4. Are there any common words with stressed /gj/?

    The only such words I could find in LPD were all uncommon: "gules" (heraldic term for red, which I've read but never uttered), "gular" (related to the throat) and "gewgaw" (a trifle).

    Why is stressed /kj/ so much more common than stressed /gj/? I'm guessing it goes back to French, and possibly beyond that to Latin.

    1. vp: I agree that [gj] is less frequent than [kj], but not nearly as exotic as, say, [gw] compared to [kw].
      By "stressed /gj/" I assume you're after "tautosyllabic [gj]"? If so, I think that:
      1) [gj] must be tautosyllabic in singular [ˈsɪŋgjələɹ], ungulate [ˈʌŋgjəlǝt], strangulate [ˈstɹæŋgjəˌleɪt], angular [ˈæŋgjələɹ], etc. because the initial syllables of these words cannot end in [ŋg].
      2) Similarly, [gj] must be tautosyllabic in fulgurite [ˈfʌlgjǝˌɹʌjt] because the initial syllable cannot end in [lg].
      3) [gj] must be tautosyllabic in ague [ˈeɪˌgjuː], argue [ˈɑɹˌgjuː], orgulous [ˈoɹgjələs], virgule [ˈvəɹˌgjuːl], etc. because the initial syllables would be otherwise be "superheavy" syllables which are unexpected word-medially. (Compare unacceptable hypothetical *[ˈeɪgˌnuː], *[ˈɑɹgˌnuː], *[ˈoɹgnələs], *[ˈvəɹgˌnuːl].)
      4) The rhyme [ɑɹg] is shunned more generally, also arguing that [gj] is tautosyllabic in argue, arguable, argumentative, argumentation, etc.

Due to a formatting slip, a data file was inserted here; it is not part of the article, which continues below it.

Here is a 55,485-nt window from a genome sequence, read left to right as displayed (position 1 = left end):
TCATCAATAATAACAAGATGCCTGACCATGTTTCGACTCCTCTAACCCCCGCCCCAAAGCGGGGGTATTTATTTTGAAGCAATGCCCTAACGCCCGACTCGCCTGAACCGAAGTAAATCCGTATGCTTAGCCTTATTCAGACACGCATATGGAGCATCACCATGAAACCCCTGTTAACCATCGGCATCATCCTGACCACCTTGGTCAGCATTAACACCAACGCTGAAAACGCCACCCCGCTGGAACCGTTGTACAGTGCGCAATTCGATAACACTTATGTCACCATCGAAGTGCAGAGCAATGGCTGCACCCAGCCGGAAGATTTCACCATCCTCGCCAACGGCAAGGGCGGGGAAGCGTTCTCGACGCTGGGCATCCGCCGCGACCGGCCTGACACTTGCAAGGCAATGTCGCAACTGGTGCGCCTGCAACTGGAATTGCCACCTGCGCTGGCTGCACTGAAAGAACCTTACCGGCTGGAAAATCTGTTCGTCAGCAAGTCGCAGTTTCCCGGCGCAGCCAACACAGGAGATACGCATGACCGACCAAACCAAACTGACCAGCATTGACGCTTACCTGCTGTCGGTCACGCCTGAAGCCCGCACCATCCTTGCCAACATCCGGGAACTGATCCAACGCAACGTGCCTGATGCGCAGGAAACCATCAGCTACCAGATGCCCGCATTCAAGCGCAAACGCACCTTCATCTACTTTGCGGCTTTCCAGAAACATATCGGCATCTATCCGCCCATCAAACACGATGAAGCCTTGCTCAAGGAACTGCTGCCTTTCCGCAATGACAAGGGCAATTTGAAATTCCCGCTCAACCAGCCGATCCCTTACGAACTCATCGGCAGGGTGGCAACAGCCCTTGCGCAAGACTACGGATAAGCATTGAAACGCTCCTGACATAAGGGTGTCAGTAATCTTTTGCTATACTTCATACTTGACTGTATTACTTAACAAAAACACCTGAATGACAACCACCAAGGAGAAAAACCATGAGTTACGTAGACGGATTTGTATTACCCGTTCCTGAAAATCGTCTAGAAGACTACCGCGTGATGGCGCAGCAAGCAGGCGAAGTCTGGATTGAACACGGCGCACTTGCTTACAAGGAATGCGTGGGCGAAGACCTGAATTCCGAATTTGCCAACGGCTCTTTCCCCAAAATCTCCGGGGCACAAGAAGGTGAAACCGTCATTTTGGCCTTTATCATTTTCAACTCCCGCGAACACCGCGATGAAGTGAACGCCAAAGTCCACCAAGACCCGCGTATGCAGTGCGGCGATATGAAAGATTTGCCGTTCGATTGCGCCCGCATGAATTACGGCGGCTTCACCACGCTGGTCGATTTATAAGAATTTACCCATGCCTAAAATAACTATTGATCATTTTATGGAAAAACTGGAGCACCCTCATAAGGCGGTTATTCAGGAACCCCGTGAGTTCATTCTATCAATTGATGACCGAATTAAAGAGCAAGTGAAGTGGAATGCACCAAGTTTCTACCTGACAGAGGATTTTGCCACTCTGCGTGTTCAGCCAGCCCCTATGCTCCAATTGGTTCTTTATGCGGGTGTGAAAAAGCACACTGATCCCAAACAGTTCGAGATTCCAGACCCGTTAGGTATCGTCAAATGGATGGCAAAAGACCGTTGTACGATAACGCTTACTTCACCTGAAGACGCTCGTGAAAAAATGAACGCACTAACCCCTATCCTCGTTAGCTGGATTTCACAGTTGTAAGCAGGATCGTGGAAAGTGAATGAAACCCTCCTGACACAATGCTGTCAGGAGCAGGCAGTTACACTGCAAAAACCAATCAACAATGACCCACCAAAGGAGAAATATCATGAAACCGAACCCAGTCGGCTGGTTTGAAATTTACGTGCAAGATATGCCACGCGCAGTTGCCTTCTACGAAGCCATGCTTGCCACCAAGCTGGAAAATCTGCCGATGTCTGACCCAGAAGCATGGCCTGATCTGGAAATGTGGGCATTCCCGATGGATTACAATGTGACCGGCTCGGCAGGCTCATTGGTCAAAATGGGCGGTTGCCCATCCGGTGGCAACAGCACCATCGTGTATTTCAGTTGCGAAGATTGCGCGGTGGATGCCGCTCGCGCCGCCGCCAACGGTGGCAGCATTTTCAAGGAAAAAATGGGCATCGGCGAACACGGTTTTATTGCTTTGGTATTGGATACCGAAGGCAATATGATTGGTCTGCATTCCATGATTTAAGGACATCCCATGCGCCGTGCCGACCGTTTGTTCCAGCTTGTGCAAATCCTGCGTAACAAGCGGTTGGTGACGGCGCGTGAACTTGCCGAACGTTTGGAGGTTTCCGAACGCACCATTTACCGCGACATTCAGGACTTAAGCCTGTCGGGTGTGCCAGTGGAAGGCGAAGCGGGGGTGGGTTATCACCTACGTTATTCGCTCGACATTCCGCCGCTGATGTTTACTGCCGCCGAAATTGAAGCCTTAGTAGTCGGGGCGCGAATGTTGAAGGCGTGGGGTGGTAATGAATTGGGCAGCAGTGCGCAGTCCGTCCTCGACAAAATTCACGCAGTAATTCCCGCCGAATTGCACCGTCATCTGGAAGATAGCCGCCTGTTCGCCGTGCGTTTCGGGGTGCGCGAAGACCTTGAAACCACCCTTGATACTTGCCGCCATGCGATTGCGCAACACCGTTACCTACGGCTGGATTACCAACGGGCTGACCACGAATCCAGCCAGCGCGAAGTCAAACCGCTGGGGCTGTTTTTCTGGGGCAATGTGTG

5) Less convincingly, for me at least, [gj] must be tautosyllabic in contiguity [ˌkɑntəˈgjuːəti], exiguity [ˌɛksəˈgjuːɪti], ambiguity [ˌæmbəˈgjuːəti], Montague [ˈmɑntəˌgjuː], etc., else I (like most North Americans) would pronounce the unstressed vowel before [g] as [ɪ] rather than schwa.
      6) Least convincingly, I simply "feel" that [gj] is also tautosyllabic in legume [lɪˈgjuːm] ~ [ˈlɛˌgjuːm], ligule [ˈlɪˌgjuːl], tegument [ˈtɛgjəmǝnt], augury [ˈɑgjəɹi], Caligula [kǝˈlɪgjəlǝ], jugular [ˈʤʌgjələɹ], regular [ˈɹɛgjələɹ], etc.

    2. I actually meant that /gj/ must precede the stressed vowel. But you have provided some good examples in "contiguity" and "ambiguity" -- thanks!

  5. What about puma? When I arrived in NZ in 2003 (from the UK) I was surprised to hear [ˈpuːmə]. Is this common in the States too?

  6. plutoman: Yes, [ˈpuːmə] among people who actually use the word. I'm a California native, and I've never heard any other pronunciation. (Although we don't really use the word here. I prefer "mountain lion," and the newspeople usually say "cougar.")

    1. I've heard puːmə fairly often in California, but usually referring to the sportswear company. I was pretty surprised by the yodlessness at first.

  7. Thanks Julie and vp. I now see there was a whole post in late Feb this year devoted to puma, tuna and similar words.